“The more things change, the more they stay the same,” so said French journalist Jean-Baptiste Karr way back in 1849. While Karr likely wasn’t thinking about Division I Women’s Lacrosse 170 years hence when he made that statement, he may as well have been describing the 2019 Seawolves.
2018 was a historic year for the Stony Brook Women’s Lacrosse program. The team was ranked Number One in all the polls most of the season before suffering a heartbreaking overtime loss to Boston College in the opening round of the playoffs, finishing the season 20-1 – the best season in the team’s history.
That team was anchored by prolific scorers Kylie Ohlmiller and Courtney Murphy, the latter of whom set the NCAA career goals record along the way, finishing her college career with 341. They are just two of the 10 seniors and six starters that have moved on. But don’t expect Coach Joe Spallina to lower his expectations for 2019.
“Our goal is winning a national championship,” Spallina said emphatically. “The day I stop saying that is the day I stop coaching.”
Indeed, Spallina has been planning for this since the day he was hired to lead the Seawolves in June 2011.
“You coach a team, but you build a program,” he said. “We were ranked 70th out of 82 programs when I took over. Now we’re selling a vision, and we’ve just got to follow the blueprint we’ve set.” They head into the first game of the 2019 season at number four on the NCAA rankings, a testament to the progress the program has made in eight short years.
Even with the loss of key impact players, neither the team nor the program has skipped a beat. In fact, it’s quite the opposite. The 2019 squad boast two members of Team USA – senior midfielder Mackenzie Burns and junior midfielder Ally Kennedy – and has attracted high-end transfers that nicely fit the team personality, something the program hasn’t had the luxury of relying on in the past.
“The deep Long Island talent pool has been a big part of helping us get to where we are, but over the years we’ve put ourselves in a position to attract high-end talent, and what’s happened this year is an example of that,” said Spallina. “This program gives us a chance to keep the best players on Long Island home, and now we’ve also attracted top players from Texas, Arizona, Canada, and other places.”
Nicole Barretta, a senior attacker who transferred from Temple, is one of those players.
“I had one more year of eligibility and I didn’t feel like I was realizing my potential,” she said. “After watching the Stony Brook/Boston College playoff game I knew that I would be a good fit here and I wanted to be part of the program.”
Mikayla Dwyer, a freshman transfer from Bryant (RI), is another example of the program’s strength. The Shoreham native wanted to be closer to home and Stony Brook’s nationally recognized program was enticing.
“It can be intimidating coming on to a team like this,” said midfielder Dwyer. “But everyone has been great and I’m excited that Coach Spallina gave me the chance to be part of it.” Freshman defender Deanna Weisenburger echoes that sentiment.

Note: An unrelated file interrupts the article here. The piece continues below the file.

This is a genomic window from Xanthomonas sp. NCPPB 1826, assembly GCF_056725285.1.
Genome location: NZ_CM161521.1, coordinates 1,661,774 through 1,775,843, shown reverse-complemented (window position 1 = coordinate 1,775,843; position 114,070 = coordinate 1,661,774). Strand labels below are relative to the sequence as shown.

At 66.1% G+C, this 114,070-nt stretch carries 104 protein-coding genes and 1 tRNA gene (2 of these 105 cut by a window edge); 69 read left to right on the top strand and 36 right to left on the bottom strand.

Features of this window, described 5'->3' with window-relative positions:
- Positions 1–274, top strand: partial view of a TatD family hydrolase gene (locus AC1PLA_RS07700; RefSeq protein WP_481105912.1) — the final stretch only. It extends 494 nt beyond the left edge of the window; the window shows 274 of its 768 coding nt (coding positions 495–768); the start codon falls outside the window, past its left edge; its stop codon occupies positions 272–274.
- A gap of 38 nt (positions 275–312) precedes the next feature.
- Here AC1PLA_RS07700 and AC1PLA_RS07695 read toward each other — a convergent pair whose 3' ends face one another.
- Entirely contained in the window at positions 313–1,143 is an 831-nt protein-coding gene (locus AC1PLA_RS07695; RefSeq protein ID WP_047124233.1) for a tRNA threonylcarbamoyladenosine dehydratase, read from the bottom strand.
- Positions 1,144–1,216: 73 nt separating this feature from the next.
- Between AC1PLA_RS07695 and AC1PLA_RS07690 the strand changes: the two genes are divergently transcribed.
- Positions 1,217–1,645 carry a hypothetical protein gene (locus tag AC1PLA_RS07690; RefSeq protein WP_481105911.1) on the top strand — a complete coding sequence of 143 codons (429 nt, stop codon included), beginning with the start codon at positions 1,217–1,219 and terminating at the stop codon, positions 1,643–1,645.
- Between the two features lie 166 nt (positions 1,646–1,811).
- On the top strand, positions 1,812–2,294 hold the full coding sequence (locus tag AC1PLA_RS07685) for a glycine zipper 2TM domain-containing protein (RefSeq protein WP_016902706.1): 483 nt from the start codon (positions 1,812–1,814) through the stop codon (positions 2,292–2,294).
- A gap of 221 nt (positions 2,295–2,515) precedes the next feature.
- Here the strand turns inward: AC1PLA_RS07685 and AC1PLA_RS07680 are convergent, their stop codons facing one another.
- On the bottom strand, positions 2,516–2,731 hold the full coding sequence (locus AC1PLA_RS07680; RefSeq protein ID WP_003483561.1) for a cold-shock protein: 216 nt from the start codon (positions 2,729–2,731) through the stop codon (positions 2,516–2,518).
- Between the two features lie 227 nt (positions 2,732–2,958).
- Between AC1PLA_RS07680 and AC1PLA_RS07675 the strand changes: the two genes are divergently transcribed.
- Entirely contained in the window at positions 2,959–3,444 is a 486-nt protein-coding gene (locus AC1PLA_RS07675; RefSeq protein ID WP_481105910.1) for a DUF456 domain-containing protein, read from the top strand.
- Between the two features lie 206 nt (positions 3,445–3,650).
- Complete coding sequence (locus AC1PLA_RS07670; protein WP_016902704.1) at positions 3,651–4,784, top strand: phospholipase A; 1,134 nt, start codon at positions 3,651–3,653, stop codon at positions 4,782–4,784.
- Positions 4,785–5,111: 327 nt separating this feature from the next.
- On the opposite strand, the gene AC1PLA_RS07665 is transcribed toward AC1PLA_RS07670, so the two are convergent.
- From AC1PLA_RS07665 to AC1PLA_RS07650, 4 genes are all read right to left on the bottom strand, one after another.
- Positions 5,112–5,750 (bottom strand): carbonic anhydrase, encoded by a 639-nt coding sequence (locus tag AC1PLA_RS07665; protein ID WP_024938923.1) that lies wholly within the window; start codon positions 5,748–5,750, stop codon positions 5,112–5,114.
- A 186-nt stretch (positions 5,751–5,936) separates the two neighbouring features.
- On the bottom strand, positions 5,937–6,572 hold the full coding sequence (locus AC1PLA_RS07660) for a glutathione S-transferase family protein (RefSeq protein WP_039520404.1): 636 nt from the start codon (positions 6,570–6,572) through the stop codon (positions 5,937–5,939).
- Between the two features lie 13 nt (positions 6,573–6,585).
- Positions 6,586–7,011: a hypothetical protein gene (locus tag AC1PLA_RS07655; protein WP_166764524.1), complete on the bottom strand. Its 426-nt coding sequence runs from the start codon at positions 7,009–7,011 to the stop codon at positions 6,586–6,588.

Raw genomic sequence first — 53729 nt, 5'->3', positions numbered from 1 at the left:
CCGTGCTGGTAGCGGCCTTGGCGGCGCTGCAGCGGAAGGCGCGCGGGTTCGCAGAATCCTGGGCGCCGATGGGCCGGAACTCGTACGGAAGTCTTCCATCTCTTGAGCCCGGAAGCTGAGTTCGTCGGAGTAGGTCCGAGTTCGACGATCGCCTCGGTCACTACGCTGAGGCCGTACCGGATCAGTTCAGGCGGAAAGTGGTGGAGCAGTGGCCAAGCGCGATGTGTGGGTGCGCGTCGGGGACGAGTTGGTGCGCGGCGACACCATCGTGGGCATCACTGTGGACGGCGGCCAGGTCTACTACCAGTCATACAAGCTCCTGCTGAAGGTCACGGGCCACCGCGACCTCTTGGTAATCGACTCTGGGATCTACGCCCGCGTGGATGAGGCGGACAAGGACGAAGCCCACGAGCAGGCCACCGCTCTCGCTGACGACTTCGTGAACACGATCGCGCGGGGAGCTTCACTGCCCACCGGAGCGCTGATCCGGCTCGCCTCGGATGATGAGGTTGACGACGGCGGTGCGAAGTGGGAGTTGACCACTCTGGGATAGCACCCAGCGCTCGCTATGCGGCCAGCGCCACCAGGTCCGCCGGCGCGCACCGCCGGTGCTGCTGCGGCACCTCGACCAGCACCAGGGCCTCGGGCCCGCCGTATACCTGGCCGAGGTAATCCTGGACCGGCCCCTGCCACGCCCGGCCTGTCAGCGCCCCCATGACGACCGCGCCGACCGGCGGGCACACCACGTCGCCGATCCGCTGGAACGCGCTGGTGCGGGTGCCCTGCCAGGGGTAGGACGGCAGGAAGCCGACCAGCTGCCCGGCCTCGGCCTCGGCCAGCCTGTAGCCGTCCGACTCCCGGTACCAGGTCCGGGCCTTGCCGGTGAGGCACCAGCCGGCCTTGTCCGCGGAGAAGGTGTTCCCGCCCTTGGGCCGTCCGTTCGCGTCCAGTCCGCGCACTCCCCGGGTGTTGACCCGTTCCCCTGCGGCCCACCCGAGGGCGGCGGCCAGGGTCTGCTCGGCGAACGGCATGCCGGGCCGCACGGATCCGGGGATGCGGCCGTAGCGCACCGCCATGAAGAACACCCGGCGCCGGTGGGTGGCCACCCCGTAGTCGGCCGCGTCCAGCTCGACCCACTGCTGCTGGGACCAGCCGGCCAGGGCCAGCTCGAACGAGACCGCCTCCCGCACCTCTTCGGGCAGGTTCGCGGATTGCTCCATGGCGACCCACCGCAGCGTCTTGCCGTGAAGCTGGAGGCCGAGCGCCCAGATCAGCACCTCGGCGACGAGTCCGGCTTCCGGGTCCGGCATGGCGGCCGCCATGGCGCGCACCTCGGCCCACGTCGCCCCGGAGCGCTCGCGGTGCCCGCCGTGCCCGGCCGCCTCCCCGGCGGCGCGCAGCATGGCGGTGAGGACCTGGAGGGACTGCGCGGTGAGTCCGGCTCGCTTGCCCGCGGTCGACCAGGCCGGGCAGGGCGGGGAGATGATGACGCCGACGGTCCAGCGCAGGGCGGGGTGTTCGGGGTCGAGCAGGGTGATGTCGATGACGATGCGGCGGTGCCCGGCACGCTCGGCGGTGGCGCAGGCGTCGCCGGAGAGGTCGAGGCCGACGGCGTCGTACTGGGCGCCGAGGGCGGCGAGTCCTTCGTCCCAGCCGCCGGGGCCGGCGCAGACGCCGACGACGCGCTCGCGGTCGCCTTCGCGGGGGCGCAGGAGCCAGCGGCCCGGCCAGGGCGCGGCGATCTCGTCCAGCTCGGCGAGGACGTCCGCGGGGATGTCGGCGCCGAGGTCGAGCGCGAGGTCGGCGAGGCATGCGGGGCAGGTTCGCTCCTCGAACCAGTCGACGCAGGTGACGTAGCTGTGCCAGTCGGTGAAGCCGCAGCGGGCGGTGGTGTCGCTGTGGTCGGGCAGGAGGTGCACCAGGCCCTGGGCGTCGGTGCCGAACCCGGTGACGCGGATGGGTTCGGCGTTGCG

“This is one of the biggest challenges I’ve ever had,” said the Garden City native. “I’ve been pushed to new limits. Coach Spallina gets it out of you and makes you the best you can be.”
As for the returning players, last year’s taste of success only whet the collective appetite for greater things in 2019.
“Last year made me hungry,” said junior midfielder Ally Kennedy. “I was heartbroken after that playoff game, and it made me work to come back in the best shape I’ve ever been. I want to lead this team to where it deserves to be.”
Returning sophomore midfielder Rayna Sabella shares that assessment, describing her outlook for the upcoming season as “awesome.”
“I was lucky to have great juniors and seniors to look up to last season,” she said. “This year I want to be a role model to the younger players just like teammates like Ally were for me.”
Gabby Abbadessa, a freshman midfielder from Arizona is another example of Stony Brook’s growing national reach.
“I played on club teams in Colorado because lacrosse isn’t popular where I grew up in Arizona,” she said. “My coach on the club team knew Coach Spallina, and I fell in love with the school and the program.”
The team opens the season on Friday, February 22 with a game against the University of Colorado in Boulder, and takes on Denver University in Denver on Sunday. Abbadessa is particularly excited to open the season out west because her family will make the short trip from Arizona.
For midfielder Keri McCarthy, one of nine returning seniors, 2019 represents the last chance to complete some unfinished business before her college career ends.
“I want to go out with a bang,” said McCarthy. “Last season put a chip on our shoulder. People maybe don’t expect us to be as good this year, but we’ve got talent. I’m really excited about this season.”
“You can’t not be disappointed by the way last season ended, especially after being ranked number one most of the year,” added Spallina. “But even with the talent we’ve lost, we’ll start the season in the top five and we’ve got the potential to be much better. We try to be the gold standard as far as Stony Brook Athletics goes, and we take pride in our effort to do exactly that.”